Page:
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Optimized phage therapy for Brucella infection


Brucellosis is a zoonotic infection caused by Brucella species. Two species, B. abortus and B.melitensis, are select agents and considered potential bioweapons, and there are no approvedvaccines for use in humans. Approved vaccines do exist for livestock; however, they are only60-70% effective, are infectious to humans, sometimes abortogenic, and the smooth vaccinecan convolute diagnostic serology. Treatment of humans with brucellosis is complicated,requiring the administration of two antibiotics for extended periods of time. Such long-termantibiotic use has negative consequences upon the microbiome, now appreciated as critical inmaintaining immune homeostasis and gut health. Development of antibiotic resistance is also aconcern. As such, there is a clear need for new approaches for treatment of brucellosis, and thisextends to a number of other bacterial diseases. We found that stimulation of innate immunitycan reduce Brucella burden in the mouse model. In combination with other therapies, thistreatment could eliminate infection. Bacteriophage (phage) therapy is a novel, highly specificalternative to antibiotics. We propose to use Brucella-specific phages, in combination withinnate immune stimulation, as a novel countermeasure for brucellosis. Brucella can replicateintracellularly, sequestered away from phages. Thus, we will also encapsulate phage inliposomes for enhanced uptake into cells. We hypothesize that Stimulation of the innateimmune system together with phage therapy, with or without liposome delivery, willresult in synergistic and successful protection from Brucella infection. We will assess theeffects of Brucella phages on Brucella replication in macrophages in vitro. The phages will becombined with innate immunostimulation, and encapsulated into liposomes. We will assess theeffects of the novel phage preparations in the mouse model of brucellosis. At the completion ofthese studies, we will have proof of principle for an alternative treatment for brucellosis andpossibly other diseases caused by intracellular bacterial pathogens.!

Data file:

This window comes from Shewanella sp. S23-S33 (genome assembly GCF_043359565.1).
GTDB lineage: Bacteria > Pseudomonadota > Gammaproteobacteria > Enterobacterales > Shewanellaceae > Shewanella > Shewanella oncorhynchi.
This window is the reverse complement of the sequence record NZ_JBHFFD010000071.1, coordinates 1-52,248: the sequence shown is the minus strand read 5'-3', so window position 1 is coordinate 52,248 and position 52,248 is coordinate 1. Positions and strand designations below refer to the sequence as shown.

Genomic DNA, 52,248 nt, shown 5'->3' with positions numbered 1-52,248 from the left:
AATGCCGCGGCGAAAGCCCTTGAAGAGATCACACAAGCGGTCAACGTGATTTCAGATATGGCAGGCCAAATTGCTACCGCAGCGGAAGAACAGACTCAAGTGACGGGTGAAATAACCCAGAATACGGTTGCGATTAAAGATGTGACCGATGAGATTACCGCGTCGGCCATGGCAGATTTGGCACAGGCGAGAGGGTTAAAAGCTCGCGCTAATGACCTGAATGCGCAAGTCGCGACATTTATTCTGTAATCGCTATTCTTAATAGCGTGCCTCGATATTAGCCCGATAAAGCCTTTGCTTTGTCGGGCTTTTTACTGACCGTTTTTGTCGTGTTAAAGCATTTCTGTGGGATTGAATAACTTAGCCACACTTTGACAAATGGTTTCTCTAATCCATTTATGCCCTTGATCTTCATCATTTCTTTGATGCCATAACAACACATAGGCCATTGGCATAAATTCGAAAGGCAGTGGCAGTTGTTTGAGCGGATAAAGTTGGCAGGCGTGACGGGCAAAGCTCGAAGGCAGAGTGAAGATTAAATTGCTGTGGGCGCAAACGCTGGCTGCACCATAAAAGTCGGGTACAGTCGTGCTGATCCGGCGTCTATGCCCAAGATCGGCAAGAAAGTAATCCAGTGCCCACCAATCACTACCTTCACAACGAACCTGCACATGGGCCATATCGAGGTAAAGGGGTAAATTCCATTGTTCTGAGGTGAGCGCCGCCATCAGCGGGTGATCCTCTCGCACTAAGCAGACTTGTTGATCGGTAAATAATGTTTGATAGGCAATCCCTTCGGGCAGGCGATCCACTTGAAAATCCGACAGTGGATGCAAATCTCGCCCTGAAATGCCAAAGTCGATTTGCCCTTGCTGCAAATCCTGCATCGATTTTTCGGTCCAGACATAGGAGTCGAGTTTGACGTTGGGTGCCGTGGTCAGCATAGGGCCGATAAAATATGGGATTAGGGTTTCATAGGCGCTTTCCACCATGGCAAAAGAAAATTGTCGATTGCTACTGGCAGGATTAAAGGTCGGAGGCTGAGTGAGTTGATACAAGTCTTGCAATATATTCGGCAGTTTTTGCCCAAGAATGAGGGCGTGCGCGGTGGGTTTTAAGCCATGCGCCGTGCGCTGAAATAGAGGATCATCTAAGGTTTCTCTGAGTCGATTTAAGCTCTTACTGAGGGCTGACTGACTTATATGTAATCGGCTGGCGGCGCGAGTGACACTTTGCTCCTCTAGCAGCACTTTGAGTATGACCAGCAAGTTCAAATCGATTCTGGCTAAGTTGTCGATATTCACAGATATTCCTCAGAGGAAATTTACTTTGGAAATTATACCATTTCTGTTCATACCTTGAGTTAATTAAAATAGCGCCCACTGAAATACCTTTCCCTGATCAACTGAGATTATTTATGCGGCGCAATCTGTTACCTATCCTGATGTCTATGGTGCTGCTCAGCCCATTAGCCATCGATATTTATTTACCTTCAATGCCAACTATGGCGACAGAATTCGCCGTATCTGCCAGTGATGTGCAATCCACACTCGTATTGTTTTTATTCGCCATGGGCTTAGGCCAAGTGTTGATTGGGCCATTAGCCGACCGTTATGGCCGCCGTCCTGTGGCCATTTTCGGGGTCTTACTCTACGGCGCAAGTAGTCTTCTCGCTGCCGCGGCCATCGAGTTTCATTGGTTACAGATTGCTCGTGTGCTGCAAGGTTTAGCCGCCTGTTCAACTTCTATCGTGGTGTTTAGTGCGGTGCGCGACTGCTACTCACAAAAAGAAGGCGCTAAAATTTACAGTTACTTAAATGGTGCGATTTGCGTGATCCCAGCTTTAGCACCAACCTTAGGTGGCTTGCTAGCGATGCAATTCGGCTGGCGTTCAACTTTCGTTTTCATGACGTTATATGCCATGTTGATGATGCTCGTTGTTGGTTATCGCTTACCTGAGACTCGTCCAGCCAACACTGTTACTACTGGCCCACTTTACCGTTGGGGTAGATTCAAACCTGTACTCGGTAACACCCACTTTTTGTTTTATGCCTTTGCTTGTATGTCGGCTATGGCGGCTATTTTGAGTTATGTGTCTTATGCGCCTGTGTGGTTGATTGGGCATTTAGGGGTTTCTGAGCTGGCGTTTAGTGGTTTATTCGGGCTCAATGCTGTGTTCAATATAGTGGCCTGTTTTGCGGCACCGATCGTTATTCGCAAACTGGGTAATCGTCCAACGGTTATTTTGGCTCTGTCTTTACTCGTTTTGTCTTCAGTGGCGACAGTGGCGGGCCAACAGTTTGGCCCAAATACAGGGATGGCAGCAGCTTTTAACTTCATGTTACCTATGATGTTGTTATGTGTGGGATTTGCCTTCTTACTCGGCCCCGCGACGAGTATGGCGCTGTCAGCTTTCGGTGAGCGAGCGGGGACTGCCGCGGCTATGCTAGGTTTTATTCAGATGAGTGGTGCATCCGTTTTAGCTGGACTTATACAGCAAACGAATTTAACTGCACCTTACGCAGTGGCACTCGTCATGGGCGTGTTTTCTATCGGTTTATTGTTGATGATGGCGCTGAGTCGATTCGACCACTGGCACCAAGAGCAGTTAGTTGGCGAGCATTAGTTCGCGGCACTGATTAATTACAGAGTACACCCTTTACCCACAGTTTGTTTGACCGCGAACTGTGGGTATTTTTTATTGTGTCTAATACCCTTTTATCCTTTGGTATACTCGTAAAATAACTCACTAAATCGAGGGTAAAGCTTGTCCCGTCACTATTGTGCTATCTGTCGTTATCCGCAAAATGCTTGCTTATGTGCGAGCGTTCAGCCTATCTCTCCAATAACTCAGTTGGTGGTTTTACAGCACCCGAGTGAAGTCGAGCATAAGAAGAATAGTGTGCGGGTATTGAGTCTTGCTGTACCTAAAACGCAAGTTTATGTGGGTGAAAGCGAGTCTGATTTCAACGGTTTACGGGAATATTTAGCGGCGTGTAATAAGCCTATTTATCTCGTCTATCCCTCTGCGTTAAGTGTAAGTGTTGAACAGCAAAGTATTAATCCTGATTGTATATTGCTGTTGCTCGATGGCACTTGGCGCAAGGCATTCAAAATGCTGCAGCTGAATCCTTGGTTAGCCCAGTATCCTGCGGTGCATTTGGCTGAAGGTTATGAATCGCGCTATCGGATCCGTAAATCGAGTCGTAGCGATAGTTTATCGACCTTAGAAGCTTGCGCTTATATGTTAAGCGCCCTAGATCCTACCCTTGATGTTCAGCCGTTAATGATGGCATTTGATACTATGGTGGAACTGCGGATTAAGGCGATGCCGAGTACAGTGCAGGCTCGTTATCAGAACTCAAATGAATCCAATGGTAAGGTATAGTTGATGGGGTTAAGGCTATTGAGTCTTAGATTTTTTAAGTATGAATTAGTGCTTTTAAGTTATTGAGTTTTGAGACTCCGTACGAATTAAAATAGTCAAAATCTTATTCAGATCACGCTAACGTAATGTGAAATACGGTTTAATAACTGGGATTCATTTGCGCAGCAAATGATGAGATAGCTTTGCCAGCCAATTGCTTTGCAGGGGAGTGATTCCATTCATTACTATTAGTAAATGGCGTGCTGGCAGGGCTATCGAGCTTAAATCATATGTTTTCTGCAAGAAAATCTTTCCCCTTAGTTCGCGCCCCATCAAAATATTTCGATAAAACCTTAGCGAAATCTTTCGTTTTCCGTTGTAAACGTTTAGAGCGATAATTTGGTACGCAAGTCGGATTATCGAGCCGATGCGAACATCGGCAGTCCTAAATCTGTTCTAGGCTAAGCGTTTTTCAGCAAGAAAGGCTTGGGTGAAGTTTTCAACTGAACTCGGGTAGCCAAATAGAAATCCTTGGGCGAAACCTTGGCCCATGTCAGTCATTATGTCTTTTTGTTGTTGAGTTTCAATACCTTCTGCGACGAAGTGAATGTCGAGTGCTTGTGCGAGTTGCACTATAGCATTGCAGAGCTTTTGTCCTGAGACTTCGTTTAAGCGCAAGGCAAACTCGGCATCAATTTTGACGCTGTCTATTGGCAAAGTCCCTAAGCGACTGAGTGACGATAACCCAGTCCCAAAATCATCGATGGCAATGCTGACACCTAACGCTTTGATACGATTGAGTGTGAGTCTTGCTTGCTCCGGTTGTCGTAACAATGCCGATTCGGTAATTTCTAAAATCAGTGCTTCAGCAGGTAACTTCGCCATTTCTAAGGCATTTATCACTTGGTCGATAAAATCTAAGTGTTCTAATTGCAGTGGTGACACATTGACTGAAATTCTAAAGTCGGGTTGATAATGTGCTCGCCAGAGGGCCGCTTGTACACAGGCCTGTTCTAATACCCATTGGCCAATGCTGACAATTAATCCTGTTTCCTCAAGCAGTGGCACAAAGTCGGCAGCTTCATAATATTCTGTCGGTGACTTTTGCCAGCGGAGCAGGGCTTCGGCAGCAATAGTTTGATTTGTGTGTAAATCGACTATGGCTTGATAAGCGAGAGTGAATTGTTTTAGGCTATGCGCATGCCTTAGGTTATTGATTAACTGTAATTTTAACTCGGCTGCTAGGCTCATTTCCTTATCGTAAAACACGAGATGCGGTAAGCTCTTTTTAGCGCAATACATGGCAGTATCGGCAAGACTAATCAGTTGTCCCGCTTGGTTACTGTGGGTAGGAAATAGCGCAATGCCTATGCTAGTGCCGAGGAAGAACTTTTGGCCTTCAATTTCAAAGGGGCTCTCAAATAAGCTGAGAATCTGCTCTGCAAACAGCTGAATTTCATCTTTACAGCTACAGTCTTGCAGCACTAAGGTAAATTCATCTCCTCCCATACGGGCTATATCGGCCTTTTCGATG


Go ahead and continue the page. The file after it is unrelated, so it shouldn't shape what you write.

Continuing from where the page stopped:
Jutila, MA
Montana State University
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